Skip over navigation

Blue and Brown Books

Ludwig Wittgenstein

Blue Book, pages 44–56

Blue Book, pages 30–44

Blue Book, pages 44–56, page 2

page 1 of 2


Wittgenstein now turns to the topic of personal experience, explaining that he has kept away from it until now for fear of introducing further difficulties that would cast in doubt the results of the discussion so far. Philosophical work is like stacking books that lie in a mess on the floor: it is worth grouping a series of books together on a shelf even if later we will have to move them to a different shelf. It is important to achieve an initial stage of organization even if later we will have to displace it.

A common philosophical temptation is to equate personal experience with reality and conclude that we can only talk about the immediate objects of our own personal experience. Someone who does this is called a solipsist. This conclusion leads us to believe that objects are really fleeting and vague components of sensory experience, and that language deceives us by suggesting that objects are solid and stable and exist outside our own perception.

The discovery that solid objects are made up of atoms with vast spaces between them leads us to conclude that a wood table is not really solid, as we once believed. This conclusion renders the word "solid" useless, as we can no longer use it to distinguish a normal wood table from a table of rotting wood, or from a heap of sand. The physicist's discovery does not teach us that wood tables are not solid, it gives us a physical definition of solidity. Philosophy often makes the mistake of using words in a way that empties them of meaning. If, in reference to the idea that reality consists of personal experience, we assert that all of reality is vague, we have then emptied the word "vague" of meaning, because we have made it impossible to talk of anything as being "not vague."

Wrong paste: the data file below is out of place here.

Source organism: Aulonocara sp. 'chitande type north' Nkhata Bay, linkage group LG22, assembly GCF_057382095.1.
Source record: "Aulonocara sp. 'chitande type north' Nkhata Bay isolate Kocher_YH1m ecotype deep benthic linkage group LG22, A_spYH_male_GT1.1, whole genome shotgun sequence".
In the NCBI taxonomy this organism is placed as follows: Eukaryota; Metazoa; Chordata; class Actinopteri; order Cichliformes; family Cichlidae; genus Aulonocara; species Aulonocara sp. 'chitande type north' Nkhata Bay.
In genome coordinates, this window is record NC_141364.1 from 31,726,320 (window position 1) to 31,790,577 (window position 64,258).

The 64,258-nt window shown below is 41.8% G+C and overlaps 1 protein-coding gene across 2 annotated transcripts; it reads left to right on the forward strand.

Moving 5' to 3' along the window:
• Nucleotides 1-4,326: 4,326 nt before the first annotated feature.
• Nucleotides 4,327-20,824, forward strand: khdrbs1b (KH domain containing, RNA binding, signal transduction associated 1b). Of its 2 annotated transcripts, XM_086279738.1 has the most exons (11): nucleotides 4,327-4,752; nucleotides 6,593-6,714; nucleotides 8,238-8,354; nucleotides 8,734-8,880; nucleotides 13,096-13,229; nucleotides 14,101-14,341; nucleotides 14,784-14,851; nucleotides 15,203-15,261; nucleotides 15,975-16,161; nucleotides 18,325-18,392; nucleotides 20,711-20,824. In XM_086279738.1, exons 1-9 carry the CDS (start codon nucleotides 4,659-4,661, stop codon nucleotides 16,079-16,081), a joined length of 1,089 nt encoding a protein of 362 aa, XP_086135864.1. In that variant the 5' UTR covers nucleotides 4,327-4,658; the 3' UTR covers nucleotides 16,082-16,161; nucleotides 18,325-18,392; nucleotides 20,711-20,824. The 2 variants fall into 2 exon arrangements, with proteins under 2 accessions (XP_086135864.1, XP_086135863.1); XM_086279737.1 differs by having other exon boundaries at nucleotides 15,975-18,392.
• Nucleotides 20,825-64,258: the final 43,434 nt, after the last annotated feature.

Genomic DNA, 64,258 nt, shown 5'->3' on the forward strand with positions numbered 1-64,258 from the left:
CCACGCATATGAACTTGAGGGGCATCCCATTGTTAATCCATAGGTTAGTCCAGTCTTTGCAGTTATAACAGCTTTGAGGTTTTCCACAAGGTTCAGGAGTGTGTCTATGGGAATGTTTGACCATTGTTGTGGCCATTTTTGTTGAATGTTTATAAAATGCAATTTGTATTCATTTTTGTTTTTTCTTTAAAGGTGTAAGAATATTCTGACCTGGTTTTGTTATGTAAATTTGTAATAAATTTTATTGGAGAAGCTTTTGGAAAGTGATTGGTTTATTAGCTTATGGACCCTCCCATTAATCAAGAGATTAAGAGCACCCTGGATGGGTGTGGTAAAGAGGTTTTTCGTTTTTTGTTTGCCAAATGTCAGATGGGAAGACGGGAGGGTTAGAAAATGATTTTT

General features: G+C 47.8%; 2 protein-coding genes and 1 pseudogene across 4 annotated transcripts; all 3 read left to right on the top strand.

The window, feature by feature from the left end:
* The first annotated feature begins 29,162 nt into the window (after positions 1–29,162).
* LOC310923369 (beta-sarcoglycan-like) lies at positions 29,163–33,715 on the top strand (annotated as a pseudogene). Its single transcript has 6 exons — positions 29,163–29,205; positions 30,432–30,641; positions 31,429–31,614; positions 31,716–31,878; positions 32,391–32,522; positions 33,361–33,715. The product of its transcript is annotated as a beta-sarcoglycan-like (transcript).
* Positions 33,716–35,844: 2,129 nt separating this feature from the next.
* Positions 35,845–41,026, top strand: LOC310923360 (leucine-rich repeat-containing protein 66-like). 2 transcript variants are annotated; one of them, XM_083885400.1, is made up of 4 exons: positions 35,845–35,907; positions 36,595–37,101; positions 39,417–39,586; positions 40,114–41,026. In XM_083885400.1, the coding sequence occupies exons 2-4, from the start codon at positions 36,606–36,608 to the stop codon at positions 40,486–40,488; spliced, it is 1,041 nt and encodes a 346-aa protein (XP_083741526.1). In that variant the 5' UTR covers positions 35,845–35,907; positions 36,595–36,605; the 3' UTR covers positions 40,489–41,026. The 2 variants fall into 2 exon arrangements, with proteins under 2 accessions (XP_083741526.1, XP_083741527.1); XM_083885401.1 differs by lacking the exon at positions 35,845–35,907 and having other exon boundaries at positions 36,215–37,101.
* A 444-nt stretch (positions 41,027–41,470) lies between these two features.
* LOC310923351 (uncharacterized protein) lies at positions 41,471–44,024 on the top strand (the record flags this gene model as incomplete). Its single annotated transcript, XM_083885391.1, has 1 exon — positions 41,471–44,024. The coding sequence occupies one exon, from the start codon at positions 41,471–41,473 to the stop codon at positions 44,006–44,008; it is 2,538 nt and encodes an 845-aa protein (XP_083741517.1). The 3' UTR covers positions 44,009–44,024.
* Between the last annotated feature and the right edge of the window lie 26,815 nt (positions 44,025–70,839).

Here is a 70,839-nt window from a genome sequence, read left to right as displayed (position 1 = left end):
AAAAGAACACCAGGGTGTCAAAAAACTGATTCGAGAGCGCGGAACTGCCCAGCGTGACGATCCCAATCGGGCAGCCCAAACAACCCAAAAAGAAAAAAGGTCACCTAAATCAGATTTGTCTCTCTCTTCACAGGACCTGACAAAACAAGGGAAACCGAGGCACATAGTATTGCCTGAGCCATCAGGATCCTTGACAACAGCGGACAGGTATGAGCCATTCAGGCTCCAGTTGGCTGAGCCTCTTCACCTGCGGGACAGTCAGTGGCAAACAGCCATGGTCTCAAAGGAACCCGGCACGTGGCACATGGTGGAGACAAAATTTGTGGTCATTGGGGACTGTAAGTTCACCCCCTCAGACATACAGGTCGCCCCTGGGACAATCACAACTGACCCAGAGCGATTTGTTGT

When I claim that only my personal experience is real, I draw a line between the world of material objects and the mental world of personal experience. The solipsistic claim that only my personal experience is real raises the question of how I can believe that other people experience pain. A realist, who replies that we can easily imagine what someone else's having pain would be like, does not answer the solipsist's question, but merely bypasses it by using "imagine" and "have" in unusual ways. To imagine A has a toothache is entirely different than imagining A has a gold tooth. I can form a mental image of a gold tooth and then compare that image with reality. There is no equivalent way that I can locate a toothache in someone's mouth or form a mental image of that toothache. At best, I can imagine how A might behave if he had a toothache, which is an indirect representation of the pain.

We misuse the word "know" when we say, "you cannot know another person's pain, you can only conjecture it." The word "know" is useless here, because there is no sense of what "knowing another person's pain" would be like. We must take care not to confuse physical and grammatical impossibilities. Words like "can" and "must" often accompany grammatical rules, such as "the colors blue and green cannot occupy the same place simultaneously." We feel we are only stating the physical impossibility that "they are in the same place" is ever true, but in fact we are stating the grammatical impossibility that it makes sense to speak of two colors existing in the same place.


There are three levels on which we can read the distinction between grammatical and physical possibility. On the first level, it is more definite to rule something out based on grammar rules than to rule it out based on experience. If I say, "I cannot see bacteria," I am stating that my visual apparatus is not suited to seeing such small objects. If I say, "I cannot see your toothache," I am stating a grammatical impossibility of seeing toothaches. On the second level, we tend to confuse grammatical and physical impossibility. They share a common grammatical form ("we cannot" or "it is impossible"), so one kind of impossibility is easily confused with the other. Wittgenstein gives the example of the statement "the colors blue and green cannot occupy the same place simultaneously." When we hear this statement, we see a mental image of a physical barrier separating the two colors. We visualize this impossibility in physical terms rather than recognize it as a statement of grammar.

More Help

Previous Next

Readers' Notes allow users to add their own analysis and insights to our SparkNotes—and to discuss those ideas with one another. Have a novel take or think we left something out? Add a Readers' Note!

Follow Us